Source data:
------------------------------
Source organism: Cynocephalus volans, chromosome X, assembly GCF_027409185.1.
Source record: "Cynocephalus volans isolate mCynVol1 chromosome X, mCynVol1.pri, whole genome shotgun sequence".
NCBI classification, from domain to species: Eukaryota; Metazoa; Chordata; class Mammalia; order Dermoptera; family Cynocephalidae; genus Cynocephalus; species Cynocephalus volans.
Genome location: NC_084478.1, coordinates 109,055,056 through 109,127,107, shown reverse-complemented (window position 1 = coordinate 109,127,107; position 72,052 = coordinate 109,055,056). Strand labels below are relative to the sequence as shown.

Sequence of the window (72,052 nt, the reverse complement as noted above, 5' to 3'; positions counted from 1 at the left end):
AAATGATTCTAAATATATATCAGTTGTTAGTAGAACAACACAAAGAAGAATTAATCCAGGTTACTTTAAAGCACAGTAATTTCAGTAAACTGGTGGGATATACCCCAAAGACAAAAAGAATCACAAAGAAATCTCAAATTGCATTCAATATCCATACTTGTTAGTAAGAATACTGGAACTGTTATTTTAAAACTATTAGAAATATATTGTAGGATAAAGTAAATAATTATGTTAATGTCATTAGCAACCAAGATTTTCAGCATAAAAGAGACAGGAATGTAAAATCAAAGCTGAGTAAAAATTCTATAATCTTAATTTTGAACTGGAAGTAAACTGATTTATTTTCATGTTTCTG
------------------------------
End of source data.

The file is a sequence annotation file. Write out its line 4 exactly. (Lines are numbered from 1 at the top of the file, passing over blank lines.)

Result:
Genome location: NC_084478.1, coordinates 109,055,056 through 109,127,107, shown reverse-complemented (window position 1 = coordinate 109,127,107; position 72,052 = coordinate 109,055,056). Strand labels below are relative to the sequence as shown.